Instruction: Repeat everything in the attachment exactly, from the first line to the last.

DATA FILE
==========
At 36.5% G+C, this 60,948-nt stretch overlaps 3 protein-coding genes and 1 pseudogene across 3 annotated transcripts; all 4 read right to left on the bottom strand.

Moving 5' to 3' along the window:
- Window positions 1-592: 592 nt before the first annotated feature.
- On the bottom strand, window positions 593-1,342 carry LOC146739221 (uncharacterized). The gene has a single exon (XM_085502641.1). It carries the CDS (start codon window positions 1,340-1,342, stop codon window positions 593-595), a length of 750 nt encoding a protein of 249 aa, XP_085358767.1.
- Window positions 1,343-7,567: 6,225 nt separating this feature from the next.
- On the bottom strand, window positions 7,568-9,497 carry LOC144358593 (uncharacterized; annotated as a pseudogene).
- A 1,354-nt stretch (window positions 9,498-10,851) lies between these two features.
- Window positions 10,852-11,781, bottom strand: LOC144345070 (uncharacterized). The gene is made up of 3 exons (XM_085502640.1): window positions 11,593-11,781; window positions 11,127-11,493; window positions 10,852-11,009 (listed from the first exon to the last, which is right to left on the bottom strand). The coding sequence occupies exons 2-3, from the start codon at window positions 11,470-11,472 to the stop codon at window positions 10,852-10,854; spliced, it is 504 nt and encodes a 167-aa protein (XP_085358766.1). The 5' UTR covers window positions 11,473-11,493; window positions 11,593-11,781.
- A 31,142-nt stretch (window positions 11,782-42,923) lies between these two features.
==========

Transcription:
At 36.5% G+C, this 60,948-nt stretch overlaps 3 protein-coding genes and 1 pseudogene across 3 annotated transcripts; all 4 read right to left on the bottom strand.

Moving 5' to 3' along the window:
- Window positions 1-592: 592 nt before the first annotated feature.
- On the bottom strand, window positions 593-1,342 carry LOC146739221 (uncharacterized). The gene has a single exon (XM_085502641.1). It carries the CDS (start codon window positions 1,340-1,342, stop codon window positions 593-595), a length of 750 nt encoding a protein of 249 aa, XP_085358767.1.
- Window positions 1,343-7,567: 6,225 nt separating this feature from the next.
- On the bottom strand, window positions 7,568-9,497 carry LOC144358593 (uncharacterized; annotated as a pseudogene).
- A 1,354-nt stretch (window positions 9,498-10,851) lies between these two features.
- Window positions 10,852-11,781, bottom strand: LOC144345070 (uncharacterized). The gene is made up of 3 exons (XM_085502640.1): window positions 11,593-11,781; window positions 11,127-11,493; window positions 10,852-11,009 (listed from the first exon to the last, which is right to left on the bottom strand). The coding sequence occupies exons 2-3, from the start codon at window positions 11,470-11,472 to the stop codon at window positions 10,852-10,854; spliced, it is 504 nt and encodes a 167-aa protein (XP_085358766.1). The 5' UTR covers window positions 11,473-11,493; window positions 11,593-11,781.
- A 31,142-nt stretch (window positions 11,782-42,923) lies between these two features.